Following repeated fire issues, Samsung calls off Galaxy Note7

Samsung Galaxy Note called off

Samsung Galaxy Note is one of the most anticipated phablets of the year, and Samsung Galaxy Note7 (Seventh Galaxy Note) was no different. Galaxy Note7 was likely to compete for one of the best smartphones of the year, but under two months of launch, the fateful Samsung Galaxy Note7 has been discontinued by the company over fire concerns. Samsung has killed the flagship phone; it’s considered a step that will come as a huge blow for the South Korean electronics giant’s image, since it failed to resolve safety concerns regarding the handset.

Samsung had earlier recalled 2.5 million Galaxy Note7 headsets after various social media posts and complaints about the phone catching fire. The handsets were replaced. Fresh reports of the replacement handsets catching fire has prompted Samsung to call back the phones and scrap the device completely.

Check video of a Note7 catching fire.

According to Reuters, the call back of Note7 ‘could be one of the costliest product safety failures in tech history.’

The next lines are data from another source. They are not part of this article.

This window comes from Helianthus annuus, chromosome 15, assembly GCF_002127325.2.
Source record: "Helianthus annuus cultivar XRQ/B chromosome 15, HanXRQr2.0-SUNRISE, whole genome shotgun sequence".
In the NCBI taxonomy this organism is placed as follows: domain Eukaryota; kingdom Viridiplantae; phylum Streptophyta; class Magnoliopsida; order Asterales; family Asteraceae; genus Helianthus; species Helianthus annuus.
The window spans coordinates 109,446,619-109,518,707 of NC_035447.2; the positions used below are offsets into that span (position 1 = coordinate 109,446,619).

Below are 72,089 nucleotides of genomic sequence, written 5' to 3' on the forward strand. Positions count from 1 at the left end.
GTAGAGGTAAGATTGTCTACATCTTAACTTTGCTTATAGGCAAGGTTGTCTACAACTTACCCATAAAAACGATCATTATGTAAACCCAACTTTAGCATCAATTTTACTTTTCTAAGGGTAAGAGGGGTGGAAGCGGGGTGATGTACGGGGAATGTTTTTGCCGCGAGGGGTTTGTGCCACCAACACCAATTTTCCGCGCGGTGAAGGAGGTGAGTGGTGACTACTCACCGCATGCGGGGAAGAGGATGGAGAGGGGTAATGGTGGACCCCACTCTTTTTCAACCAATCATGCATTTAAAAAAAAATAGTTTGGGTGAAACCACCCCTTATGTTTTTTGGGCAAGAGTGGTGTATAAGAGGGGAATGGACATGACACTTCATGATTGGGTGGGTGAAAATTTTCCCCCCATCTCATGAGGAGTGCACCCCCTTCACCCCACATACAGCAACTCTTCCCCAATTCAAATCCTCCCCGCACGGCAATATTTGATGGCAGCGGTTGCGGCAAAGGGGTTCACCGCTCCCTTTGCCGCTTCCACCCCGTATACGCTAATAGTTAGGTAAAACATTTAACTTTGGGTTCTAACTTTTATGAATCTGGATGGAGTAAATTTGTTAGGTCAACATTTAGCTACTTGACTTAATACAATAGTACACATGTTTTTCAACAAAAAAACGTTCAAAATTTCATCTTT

Asking all global partners to stop sale and exchange of Galaxy Note7 Samsung said,

We are working with relevant regulatory bodies to investigate the recently reported cases involving the Galaxy Note7. Because consumers’ safety remains our top priority, Samsung will ask all carrier and retail partners globally to stop sales and exchanges of the Galaxy Note7 while the investigation is taking place.

We remain committed to working diligently with appropriate regulatory authorities to take all necessary steps to resolve the situation. Consumers with either an original Galaxy Note7 or replacement Galaxy Note7 device should power down and stop using the device and take advantage of the remedies available.

This decision to scrap off a flagship device would create doubt amid consumers regarding the quality of Samsung devices. The decision could result in huge financial and reputational losses to Samsung. According to financial analysts, the permanent end of Note7 could cost Samsung to the tune of $17 billion.



Bharat writes about latest gadgets, toys, robots and new technologies across various platforms. In addition to reporting and reviewing new products and technologies, he spends too much time digging the internet for endless questions. He's a die-hard football fan and a big foodie who wants to host Man v. Food some day.

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